Topcon 3D OCT-1 Maestro
At Optometry Sunbury, we take therapeutics seriously. It doesn’t simply mean that we have a hypothetical licence to prescribe certain eye-drops. We have many hundreds of active patients with macular disease, glaucoma and diabetes, and we work in a co-operative model with GPs and ophthalmologists.
The Topcon 3D OCT-1 Maestro is easy to use, with touch menus for selecting disc or macular OCT and the required analysis paradigm. It is great having simultaneous retinal photography as well as the OCT for comparison.
The great thing about the Maestro is its small footprint. It can be mounted on the usual chair and stand or, if you choose, on a free-standing table in an ancillary test room. Within a few weeks of installation, and looking down from the peak of a steep learning curve, I don’t know how we ever did without it.
I will leave it to others with more expertise to detail the immense diagnostic capacities of the OCT. I want to give two examples of the practical, everyday benefits of the Maestro OCT for optometrists who may be weighing up whether the purchase of any OCT is worth the investment.
As both case studies below show, it may be true that the patients’ symptoms told me something was wrong—I didn’t ‘need’ the OCT for detection. It may be true that the problem was picked up with the ophthalmoscope—I didn’t ‘need’ the OCT for that. The fact remains that visualising the problem in high detail, in three dimensions and then showing the patient what had happened gave me and the patient a deeper clinical understanding.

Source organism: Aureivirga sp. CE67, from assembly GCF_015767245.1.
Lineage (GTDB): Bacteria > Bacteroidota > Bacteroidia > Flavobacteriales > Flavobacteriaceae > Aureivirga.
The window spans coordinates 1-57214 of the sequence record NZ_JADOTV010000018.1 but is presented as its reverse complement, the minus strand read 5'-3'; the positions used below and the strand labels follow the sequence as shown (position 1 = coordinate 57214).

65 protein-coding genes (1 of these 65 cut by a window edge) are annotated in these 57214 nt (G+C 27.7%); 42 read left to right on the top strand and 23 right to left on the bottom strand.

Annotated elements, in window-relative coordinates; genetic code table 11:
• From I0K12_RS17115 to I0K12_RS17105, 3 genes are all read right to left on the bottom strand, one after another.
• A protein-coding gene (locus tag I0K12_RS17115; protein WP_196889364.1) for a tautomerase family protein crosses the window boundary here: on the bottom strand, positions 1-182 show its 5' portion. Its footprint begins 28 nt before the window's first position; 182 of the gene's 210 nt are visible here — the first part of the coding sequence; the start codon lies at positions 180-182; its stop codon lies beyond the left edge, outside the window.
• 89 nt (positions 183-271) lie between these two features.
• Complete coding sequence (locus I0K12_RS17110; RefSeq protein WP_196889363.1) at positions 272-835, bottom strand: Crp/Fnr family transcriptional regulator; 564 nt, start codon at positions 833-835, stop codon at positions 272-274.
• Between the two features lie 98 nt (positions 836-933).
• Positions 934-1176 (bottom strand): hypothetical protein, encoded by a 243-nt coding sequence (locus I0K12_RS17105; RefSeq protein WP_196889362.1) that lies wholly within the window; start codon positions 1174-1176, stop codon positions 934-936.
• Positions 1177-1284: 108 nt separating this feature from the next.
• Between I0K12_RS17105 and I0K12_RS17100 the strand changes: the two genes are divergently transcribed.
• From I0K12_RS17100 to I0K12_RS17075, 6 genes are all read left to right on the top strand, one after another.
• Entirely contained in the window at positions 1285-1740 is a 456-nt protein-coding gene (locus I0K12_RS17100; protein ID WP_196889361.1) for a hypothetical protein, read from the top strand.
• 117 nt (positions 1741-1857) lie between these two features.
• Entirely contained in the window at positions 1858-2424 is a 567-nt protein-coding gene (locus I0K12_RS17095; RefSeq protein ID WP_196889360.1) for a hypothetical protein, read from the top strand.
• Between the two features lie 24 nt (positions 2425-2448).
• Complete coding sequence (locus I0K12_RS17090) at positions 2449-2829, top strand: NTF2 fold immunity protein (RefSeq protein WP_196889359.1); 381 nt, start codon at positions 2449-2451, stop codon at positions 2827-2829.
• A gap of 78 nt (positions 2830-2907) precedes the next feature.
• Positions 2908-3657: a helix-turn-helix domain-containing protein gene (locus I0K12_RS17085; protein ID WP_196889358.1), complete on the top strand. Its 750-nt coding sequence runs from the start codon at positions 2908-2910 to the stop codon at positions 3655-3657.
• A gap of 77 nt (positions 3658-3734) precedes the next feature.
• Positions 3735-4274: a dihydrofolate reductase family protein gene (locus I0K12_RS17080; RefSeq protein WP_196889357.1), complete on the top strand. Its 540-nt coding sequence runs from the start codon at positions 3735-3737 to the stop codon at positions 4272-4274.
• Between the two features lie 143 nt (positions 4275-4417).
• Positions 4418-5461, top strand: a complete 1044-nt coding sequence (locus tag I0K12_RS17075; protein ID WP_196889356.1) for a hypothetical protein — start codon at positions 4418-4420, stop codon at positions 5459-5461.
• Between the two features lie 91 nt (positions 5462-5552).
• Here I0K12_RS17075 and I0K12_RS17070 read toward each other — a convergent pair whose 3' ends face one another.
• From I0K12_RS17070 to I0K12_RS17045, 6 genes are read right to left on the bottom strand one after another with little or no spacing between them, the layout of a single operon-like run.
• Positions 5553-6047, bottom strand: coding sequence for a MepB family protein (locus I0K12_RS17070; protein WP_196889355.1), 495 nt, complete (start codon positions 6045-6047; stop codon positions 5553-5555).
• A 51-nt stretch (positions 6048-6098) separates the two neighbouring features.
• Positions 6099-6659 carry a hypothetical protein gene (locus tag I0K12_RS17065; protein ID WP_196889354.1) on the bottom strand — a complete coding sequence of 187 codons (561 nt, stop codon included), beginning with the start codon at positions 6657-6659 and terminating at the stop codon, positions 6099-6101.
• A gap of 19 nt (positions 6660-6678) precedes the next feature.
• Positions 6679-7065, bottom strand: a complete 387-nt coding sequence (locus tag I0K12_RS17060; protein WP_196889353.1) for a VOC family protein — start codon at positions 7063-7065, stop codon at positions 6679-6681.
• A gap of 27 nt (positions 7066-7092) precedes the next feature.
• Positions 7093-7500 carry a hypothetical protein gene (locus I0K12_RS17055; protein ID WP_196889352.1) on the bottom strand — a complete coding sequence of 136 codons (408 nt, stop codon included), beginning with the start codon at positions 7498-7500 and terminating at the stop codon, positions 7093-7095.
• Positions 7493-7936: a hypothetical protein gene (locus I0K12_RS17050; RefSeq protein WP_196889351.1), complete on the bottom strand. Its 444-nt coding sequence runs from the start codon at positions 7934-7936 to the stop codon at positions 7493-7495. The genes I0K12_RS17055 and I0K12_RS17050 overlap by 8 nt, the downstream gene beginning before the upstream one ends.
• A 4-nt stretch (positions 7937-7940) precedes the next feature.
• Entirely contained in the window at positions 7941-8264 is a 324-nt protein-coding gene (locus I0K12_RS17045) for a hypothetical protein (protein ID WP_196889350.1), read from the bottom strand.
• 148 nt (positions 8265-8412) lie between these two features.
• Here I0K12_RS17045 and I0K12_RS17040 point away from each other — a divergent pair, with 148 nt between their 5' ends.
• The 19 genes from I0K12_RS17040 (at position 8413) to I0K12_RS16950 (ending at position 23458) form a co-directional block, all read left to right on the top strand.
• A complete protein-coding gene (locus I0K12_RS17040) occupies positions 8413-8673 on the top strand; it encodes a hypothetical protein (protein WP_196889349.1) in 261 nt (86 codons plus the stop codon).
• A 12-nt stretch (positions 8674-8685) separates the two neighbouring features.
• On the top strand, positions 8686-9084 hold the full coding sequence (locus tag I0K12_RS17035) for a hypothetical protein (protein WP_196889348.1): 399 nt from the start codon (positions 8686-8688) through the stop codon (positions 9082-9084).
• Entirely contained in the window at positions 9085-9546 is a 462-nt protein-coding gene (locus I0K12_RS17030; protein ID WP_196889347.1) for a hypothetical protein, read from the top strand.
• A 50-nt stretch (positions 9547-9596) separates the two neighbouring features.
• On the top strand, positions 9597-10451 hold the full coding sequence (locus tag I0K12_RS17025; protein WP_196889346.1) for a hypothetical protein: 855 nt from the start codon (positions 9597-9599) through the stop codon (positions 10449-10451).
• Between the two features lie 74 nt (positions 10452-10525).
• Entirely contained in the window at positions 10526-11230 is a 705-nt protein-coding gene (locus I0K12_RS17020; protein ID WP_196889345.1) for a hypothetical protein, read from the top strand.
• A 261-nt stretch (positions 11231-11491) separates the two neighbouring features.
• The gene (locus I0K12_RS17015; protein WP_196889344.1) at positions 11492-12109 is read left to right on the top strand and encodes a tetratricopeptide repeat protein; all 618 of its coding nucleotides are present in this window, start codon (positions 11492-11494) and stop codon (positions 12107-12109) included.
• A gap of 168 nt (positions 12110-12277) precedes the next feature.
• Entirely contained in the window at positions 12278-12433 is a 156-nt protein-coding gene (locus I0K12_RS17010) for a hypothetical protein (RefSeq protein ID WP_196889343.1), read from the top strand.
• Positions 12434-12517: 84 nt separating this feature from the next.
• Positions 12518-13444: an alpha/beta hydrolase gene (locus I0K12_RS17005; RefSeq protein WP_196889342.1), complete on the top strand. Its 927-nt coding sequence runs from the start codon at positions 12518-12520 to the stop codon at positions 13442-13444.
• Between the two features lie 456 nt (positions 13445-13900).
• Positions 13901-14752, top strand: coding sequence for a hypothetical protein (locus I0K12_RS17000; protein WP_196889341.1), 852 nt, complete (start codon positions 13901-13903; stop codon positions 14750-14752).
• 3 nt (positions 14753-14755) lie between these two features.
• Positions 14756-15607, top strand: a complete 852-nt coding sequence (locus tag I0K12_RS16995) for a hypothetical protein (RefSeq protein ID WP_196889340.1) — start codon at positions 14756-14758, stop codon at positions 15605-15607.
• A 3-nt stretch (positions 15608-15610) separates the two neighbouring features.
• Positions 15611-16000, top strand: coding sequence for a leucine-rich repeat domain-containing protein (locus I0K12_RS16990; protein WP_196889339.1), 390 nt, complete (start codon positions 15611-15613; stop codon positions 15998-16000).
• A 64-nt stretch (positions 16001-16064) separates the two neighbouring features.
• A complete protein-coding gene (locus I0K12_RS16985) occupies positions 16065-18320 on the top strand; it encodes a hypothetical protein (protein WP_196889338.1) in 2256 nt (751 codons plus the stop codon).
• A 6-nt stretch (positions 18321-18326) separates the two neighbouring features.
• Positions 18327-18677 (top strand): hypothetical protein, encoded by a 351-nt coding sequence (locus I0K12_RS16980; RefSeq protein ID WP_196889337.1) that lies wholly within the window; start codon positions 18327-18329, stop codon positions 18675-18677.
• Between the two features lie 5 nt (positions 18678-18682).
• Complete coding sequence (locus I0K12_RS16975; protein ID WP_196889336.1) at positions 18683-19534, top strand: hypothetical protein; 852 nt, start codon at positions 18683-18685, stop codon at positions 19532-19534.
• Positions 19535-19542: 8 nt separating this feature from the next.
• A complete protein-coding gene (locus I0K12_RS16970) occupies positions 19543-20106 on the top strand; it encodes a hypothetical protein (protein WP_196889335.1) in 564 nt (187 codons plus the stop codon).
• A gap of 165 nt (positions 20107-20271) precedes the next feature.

Patient A was a 63-year-old male. He had sudden onset central visual disturbance and VA had dropped to 6/24. I could see the abnormal macula with the 78 D lens but the Maestro OCT allowed me to see it in a whole new way. Following same day ophthalmology referral and surgery, Patient A retains a stable 6/7 VA in that eye. (Figure above: macular hole cross sectional image)
Patient B was a five-year-old female who was referred for amblyopia treatment as she had 6/24 VA in the right eye. There was no strabismus or anisometropia, but with the ophthalmoscope I could see signs indicating blunt trauma with abnormal macular architecture and temporal disc pallor. She had been hospitalised at three years of age with concussion not previously mentioned in the history (always ask). Again, with the OCT, I could see the macula in a whole new way. Incidentally, I still did patching and the vision improved to 6/7.
I haven’t time to tell you that story.